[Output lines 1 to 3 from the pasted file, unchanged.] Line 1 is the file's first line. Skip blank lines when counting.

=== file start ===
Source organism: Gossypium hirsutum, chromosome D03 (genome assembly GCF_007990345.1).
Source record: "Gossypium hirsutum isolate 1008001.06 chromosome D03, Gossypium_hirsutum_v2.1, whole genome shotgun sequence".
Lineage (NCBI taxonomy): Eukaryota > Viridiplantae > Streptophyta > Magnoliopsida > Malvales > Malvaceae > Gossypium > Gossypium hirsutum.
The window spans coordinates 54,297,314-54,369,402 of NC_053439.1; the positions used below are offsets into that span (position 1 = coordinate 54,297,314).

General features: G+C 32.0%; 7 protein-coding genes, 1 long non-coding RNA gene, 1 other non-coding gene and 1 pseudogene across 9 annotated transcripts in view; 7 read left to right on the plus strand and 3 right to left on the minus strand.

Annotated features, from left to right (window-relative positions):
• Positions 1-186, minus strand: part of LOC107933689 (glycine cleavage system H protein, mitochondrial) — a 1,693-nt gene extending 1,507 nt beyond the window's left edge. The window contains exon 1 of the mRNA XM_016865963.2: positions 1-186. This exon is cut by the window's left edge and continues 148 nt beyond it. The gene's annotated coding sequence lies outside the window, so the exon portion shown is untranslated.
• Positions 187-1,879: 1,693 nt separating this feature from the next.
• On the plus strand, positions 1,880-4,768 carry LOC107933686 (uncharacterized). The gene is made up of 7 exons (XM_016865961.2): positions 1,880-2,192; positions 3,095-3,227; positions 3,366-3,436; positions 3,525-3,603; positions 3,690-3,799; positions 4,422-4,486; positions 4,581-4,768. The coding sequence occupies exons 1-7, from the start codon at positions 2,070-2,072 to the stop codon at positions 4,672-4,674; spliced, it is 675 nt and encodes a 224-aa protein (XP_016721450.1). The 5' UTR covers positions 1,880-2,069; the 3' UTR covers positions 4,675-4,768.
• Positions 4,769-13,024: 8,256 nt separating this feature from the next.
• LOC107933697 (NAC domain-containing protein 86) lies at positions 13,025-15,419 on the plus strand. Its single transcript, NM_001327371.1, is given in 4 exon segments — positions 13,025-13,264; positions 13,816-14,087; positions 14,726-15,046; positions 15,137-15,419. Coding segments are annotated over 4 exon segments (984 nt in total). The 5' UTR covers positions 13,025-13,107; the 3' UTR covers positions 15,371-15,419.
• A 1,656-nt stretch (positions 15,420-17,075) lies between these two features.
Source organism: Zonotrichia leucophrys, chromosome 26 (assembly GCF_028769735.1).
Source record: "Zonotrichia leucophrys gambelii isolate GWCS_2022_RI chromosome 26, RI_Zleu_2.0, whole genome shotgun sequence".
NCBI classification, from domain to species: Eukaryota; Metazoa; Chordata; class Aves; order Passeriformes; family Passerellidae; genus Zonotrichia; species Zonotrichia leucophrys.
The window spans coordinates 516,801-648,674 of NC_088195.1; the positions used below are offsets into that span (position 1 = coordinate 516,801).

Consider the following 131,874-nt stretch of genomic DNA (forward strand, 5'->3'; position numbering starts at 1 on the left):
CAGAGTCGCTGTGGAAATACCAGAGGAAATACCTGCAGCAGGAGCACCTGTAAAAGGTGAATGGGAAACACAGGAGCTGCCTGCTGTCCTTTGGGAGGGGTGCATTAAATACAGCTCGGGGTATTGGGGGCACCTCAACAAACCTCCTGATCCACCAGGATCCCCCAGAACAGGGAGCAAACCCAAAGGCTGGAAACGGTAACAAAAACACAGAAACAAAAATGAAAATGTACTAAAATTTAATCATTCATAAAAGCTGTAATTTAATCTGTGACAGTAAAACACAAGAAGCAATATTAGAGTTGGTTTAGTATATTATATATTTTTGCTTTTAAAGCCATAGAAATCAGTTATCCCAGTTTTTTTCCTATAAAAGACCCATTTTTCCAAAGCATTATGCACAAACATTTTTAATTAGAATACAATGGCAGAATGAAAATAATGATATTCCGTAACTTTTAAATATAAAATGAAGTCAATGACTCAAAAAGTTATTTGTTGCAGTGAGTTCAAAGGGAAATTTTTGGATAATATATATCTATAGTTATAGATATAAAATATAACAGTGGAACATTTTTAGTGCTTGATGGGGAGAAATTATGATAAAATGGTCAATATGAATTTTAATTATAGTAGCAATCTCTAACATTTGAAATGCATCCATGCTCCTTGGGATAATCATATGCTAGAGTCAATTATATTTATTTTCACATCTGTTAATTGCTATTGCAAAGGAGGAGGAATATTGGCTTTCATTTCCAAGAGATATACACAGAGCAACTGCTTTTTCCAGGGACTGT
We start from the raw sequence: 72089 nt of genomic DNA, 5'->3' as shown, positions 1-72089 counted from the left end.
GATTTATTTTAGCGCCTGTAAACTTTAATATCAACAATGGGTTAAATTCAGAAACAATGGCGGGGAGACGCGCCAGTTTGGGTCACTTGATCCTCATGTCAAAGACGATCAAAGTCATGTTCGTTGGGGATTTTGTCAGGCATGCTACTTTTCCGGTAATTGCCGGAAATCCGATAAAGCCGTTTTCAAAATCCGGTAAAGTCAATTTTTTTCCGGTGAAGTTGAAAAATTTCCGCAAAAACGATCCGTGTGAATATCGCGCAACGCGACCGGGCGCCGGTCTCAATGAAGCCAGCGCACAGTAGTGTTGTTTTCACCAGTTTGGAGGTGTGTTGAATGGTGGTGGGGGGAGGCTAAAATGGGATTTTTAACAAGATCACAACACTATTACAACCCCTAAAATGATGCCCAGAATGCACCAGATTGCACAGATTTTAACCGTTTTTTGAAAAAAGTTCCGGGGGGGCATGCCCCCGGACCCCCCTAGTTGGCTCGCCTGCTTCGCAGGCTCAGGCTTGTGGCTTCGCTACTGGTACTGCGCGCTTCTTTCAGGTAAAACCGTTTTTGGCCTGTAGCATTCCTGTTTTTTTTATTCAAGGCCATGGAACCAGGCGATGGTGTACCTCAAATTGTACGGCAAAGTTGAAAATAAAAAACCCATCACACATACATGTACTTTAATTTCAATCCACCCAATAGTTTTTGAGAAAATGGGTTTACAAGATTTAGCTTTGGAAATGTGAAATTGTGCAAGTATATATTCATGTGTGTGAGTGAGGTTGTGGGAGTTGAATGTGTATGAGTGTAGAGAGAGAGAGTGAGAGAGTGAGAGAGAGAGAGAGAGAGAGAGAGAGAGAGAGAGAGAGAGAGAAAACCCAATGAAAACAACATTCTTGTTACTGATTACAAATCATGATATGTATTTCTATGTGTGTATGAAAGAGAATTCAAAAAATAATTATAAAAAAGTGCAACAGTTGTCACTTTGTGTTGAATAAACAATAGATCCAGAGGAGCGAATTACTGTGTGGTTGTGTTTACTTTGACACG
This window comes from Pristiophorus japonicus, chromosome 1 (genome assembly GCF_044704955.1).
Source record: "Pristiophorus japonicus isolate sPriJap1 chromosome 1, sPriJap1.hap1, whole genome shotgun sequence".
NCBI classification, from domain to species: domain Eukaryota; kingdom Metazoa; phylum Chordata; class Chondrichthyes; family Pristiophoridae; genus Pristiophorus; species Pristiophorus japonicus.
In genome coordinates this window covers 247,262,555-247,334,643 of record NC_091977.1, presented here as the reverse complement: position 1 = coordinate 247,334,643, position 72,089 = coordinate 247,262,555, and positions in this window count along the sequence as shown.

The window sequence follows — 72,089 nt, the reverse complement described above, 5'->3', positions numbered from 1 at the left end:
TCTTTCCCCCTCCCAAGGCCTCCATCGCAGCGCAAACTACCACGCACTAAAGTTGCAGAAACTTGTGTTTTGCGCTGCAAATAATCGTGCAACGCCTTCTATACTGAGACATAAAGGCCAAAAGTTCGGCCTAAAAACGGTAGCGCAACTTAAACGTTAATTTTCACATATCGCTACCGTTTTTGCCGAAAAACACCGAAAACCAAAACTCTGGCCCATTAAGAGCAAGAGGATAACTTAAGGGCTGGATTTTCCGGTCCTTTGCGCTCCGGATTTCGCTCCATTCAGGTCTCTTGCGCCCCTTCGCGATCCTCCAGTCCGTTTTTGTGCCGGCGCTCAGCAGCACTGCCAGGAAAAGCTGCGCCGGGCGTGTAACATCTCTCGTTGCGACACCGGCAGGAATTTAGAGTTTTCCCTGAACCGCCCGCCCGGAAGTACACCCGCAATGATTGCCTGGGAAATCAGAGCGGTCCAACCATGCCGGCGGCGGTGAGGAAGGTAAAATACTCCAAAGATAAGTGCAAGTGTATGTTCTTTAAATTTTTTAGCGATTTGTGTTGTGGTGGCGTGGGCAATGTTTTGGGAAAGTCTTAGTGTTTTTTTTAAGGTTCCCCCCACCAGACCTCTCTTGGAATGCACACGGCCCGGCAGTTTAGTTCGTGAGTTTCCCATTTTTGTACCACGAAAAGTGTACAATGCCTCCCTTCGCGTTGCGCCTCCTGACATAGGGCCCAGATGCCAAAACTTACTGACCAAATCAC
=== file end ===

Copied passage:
Source organism: Gossypium hirsutum, chromosome D03 (genome assembly GCF_007990345.1).
Source record: "Gossypium hirsutum isolate 1008001.06 chromosome D03, Gossypium_hirsutum_v2.1, whole genome shotgun sequence".
Lineage (NCBI taxonomy): Eukaryota > Viridiplantae > Streptophyta > Magnoliopsida > Malvales > Malvaceae > Gossypium > Gossypium hirsutum.